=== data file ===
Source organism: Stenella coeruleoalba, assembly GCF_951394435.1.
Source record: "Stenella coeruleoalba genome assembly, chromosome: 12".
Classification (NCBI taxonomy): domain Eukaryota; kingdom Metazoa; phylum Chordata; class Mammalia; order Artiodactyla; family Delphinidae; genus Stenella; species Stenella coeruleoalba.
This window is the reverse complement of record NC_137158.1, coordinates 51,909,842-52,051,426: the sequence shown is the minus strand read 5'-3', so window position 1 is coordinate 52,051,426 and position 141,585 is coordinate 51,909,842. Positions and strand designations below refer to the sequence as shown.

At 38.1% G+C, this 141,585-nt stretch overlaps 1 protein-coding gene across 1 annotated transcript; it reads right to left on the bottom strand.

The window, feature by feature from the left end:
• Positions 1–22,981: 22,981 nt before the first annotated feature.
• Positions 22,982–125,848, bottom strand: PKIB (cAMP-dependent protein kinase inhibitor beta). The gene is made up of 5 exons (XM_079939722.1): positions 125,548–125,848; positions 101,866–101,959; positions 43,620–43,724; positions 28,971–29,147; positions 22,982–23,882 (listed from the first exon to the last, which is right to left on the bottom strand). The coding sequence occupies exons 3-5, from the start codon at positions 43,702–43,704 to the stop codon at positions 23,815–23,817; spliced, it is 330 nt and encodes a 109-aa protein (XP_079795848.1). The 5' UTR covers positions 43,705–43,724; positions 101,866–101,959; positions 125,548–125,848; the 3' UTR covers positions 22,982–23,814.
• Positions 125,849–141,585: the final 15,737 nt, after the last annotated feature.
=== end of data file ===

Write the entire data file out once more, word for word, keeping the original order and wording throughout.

Source organism: Stenella coeruleoalba, assembly GCF_951394435.1.
Source record: "Stenella coeruleoalba genome assembly, chromosome: 12".
Classification (NCBI taxonomy): domain Eukaryota; kingdom Metazoa; phylum Chordata; class Mammalia; order Artiodactyla; family Delphinidae; genus Stenella; species Stenella coeruleoalba.
This window is the reverse complement of record NC_137158.1, coordinates 51,909,842-52,051,426: the sequence shown is the minus strand read 5'-3', so window position 1 is coordinate 52,051,426 and position 141,585 is coordinate 51,909,842. Positions and strand designations below refer to the sequence as shown.

At 38.1% G+C, this 141,585-nt stretch overlaps 1 protein-coding gene across 1 annotated transcript; it reads right to left on the bottom strand.

The window, feature by feature from the left end:
• Positions 1–22,981: 22,981 nt before the first annotated feature.
• Positions 22,982–125,848, bottom strand: PKIB (cAMP-dependent protein kinase inhibitor beta). The gene is made up of 5 exons (XM_079939722.1): positions 125,548–125,848; positions 101,866–101,959; positions 43,620–43,724; positions 28,971–29,147; positions 22,982–23,882 (listed from the first exon to the last, which is right to left on the bottom strand). The coding sequence occupies exons 3-5, from the start codon at positions 43,702–43,704 to the stop codon at positions 23,815–23,817; spliced, it is 330 nt and encodes a 109-aa protein (XP_079795848.1). The 5' UTR covers positions 43,705–43,724; positions 101,866–101,959; positions 125,548–125,848; the 3' UTR covers positions 22,982–23,814.
• Positions 125,849–141,585: the final 15,737 nt, after the last annotated feature.